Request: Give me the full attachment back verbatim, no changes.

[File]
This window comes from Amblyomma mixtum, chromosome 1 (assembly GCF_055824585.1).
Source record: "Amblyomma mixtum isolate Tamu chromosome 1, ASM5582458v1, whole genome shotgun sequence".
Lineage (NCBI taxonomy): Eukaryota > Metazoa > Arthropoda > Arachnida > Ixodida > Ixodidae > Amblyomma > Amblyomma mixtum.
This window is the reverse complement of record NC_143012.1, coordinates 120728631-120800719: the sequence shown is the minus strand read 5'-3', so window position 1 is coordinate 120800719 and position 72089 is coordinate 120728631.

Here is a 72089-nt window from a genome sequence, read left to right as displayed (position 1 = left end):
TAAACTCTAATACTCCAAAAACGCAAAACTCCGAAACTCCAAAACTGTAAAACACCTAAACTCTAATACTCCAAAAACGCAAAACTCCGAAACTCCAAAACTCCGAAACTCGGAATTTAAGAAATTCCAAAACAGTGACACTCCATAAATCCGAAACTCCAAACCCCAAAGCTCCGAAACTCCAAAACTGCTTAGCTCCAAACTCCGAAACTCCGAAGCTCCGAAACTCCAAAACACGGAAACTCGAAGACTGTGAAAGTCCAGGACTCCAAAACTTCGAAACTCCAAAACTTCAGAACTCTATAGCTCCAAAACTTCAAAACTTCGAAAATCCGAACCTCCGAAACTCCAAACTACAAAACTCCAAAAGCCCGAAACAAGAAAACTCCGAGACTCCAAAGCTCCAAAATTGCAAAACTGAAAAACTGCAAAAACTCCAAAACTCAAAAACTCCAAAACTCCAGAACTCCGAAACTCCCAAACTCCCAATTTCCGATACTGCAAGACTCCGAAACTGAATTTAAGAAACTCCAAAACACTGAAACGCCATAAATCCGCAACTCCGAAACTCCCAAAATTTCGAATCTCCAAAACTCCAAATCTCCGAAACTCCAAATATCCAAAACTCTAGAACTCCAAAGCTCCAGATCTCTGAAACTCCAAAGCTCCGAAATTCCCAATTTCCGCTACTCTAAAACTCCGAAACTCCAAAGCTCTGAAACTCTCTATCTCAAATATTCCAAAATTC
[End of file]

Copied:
This window comes from Amblyomma mixtum, chromosome 1 (assembly GCF_055824585.1).
Source record: "Amblyomma mixtum isolate Tamu chromosome 1, ASM5582458v1, whole genome shotgun sequence".
Lineage (NCBI taxonomy): Eukaryota > Metazoa > Arthropoda > Arachnida > Ixodida > Ixodidae > Amblyomma > Amblyomma mixtum.
This window is the reverse complement of record NC_143012.1, coordinates 120728631-120800719: the sequence shown is the minus strand read 5'-3', so window position 1 is coordinate 120800719 and position 72089 is coordinate 120728631.

Here is a 72089-nt window from a genome sequence, read left to right as displayed (position 1 = left end):
TAAACTCTAATACTCCAAAAACGCAAAACTCCGAAACTCCAAAACTGTAAAACACCTAAACTCTAATACTCCAAAAACGCAAAACTCCGAAACTCCAAAACTCCGAAACTCGGAATTTAAGAAATTCCAAAACAGTGACACTCCATAAATCCGAAACTCCAAACCCCAAAGCTCCGAAACTCCAAAACTGCTTAGCTCCAAACTCCGAAACTCCGAAGCTCCGAAACTCCAAAACACGGAAACTCGAAGACTGTGAAAGTCCAGGACTCCAAAACTTCGAAACTCCAAAACTTCAGAACTCTATAGCTCCAAAACTTCAAAACTTCGAAAATCCGAACCTCCGAAACTCCAAACTACAAAACTCCAAAAGCCCGAAACAAGAAAACTCCGAGACTCCAAAGCTCCAAAATTGCAAAACTGAAAAACTGCAAAAACTCCAAAACTCAAAAACTCCAAAACTCCAGAACTCCGAAACTCCCAAACTCCCAATTTCCGATACTGCAAGACTCCGAAACTGAATTTAAGAAACTCCAAAACACTGAAACGCCATAAATCCGCAACTCCGAAACTCCCAAAATTTCGAATCTCCAAAACTCCAAATCTCCGAAACTCCAAATATCCAAAACTCTAGAACTCCAAAGCTCCAGATCTCTGAAACTCCAAAGCTCCGAAATTCCCAATTTCCGCTACTCTAAAACTCCGAAACTCCAAAGCTCTGAAACTCTCTATCTCAAATATTCCAAAATTC